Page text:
Welsh Assembly looks at flood risk

Sensible planning and development rather than ever-bigger defences will be key to the strategy to reduce flood risk in Wales, according to the country's Environment Minister.

Speaking as floods caused chaos just across the border in Gloucestershire and Worcestershire, Welsh Assembly Environment Minister Jane Davidson said it was vital to work with nature rather than trying to combat it.

"We have to adapt to the unavoidable impacts of climate change," she said.

"One of those unavoidable impacts is increasing flood and coastal erosion risk and the events over the weekend have highlighted once again the need to adapt to those impacts.

"Recent events have highlighted what happens when flood defences are overtopped and the capacity of local drainage systems is exceeded.

"We can alleviate those risks by improving defences, but never eliminate them. We need to ensure our systems operate effectively when they need to and be prepared when those systems are beaten."

The Minister said there was a need for a new approach to managing risks, moving away from the current defence-dominated plans to one where the overall risk is addressed.

"This new approach must involve us working with nature rather than against it and as the greatest impact will be on people we must put people at the centre of our considerations and work more closely with the communities in which they live," she said.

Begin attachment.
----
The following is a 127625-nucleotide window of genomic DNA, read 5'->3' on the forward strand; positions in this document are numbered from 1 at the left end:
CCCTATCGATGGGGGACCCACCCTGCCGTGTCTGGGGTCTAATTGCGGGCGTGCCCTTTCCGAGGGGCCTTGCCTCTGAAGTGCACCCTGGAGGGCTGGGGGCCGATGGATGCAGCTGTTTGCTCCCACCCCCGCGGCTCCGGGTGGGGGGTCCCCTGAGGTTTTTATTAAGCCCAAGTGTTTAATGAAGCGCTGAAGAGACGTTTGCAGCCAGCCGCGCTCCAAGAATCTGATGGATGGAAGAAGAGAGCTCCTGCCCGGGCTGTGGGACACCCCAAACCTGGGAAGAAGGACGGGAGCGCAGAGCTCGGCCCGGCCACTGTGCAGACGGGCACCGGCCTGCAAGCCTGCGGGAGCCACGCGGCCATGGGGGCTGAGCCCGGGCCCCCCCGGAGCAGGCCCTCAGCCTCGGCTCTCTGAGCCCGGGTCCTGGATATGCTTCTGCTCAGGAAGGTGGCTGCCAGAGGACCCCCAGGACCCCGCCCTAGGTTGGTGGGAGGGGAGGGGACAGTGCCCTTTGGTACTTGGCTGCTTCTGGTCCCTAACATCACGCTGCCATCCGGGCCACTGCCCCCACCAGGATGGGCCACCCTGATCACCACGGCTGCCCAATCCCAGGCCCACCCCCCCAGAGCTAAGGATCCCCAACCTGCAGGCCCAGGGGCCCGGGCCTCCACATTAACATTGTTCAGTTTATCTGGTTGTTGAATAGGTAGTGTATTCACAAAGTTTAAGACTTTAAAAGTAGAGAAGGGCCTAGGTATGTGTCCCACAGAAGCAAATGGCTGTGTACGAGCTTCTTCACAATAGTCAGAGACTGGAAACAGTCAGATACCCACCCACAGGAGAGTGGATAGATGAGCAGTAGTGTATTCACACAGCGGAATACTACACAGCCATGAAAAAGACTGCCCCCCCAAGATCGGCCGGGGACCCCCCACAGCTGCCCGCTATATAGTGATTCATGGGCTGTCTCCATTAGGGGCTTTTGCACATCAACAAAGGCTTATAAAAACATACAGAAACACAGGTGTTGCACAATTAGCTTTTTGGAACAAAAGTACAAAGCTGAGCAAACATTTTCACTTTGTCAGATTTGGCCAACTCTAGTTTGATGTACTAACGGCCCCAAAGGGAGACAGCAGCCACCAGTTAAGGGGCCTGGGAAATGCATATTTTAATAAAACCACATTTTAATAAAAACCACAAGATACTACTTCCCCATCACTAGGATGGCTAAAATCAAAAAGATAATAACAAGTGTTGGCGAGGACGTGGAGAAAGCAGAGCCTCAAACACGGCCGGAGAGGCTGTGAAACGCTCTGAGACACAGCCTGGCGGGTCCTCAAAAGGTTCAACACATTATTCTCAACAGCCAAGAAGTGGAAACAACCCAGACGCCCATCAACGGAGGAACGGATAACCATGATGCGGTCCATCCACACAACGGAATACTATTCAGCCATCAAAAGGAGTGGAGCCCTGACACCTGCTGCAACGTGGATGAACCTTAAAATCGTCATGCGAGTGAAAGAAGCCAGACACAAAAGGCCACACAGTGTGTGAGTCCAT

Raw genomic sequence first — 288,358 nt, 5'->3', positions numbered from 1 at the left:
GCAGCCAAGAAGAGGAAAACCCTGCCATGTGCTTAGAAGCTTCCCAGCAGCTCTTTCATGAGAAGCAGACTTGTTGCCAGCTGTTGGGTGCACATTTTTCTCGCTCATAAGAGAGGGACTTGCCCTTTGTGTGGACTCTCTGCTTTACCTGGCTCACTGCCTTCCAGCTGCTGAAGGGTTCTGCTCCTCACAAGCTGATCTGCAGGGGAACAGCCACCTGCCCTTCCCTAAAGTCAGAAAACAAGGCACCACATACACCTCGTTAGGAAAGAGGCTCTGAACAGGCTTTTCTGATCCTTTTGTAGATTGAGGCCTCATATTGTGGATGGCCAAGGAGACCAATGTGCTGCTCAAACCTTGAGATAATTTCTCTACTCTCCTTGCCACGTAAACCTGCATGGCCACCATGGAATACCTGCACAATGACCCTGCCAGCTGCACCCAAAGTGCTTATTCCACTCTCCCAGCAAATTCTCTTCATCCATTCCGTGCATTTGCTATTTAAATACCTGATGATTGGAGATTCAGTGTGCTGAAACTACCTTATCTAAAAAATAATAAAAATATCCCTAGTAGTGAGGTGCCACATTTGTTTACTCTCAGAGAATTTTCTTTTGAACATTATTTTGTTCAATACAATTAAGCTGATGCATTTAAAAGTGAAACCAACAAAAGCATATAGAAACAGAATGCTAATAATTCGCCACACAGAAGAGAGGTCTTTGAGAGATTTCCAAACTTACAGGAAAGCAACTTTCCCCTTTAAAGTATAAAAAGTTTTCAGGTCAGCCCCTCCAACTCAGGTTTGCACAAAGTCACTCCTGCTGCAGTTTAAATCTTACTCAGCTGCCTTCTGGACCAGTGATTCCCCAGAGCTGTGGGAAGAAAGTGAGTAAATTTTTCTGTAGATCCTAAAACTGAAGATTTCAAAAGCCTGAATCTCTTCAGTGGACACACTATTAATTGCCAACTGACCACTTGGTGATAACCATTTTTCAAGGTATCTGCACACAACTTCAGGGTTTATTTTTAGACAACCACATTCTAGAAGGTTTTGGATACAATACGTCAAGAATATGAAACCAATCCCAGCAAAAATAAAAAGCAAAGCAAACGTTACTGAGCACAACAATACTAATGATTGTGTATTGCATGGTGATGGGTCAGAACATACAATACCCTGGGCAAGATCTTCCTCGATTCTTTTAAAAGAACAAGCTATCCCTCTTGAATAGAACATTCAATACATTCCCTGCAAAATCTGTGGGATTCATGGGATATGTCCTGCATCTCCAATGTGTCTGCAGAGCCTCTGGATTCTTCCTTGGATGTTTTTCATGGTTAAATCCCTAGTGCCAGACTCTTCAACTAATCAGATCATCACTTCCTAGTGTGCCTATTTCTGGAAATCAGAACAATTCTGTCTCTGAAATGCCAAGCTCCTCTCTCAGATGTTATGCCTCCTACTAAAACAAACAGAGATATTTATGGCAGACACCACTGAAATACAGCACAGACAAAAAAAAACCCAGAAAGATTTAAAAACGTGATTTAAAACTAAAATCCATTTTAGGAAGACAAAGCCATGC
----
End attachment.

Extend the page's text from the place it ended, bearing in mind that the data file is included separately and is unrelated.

"We must consider the use of measures not only to defend against flood and coastal erosion risk but also to manage the causes, to raise awareness, to provide emergency support and to enhance community and infrastructure resilience against those risks."

The Minister has agreed a three-year programme to refresh the Welsh Assembly Government's current policy, clarify future service and its delivery and consider future funding and monitoring mechanisms, which will replace the exisitng system in 2008.

Sam Bond



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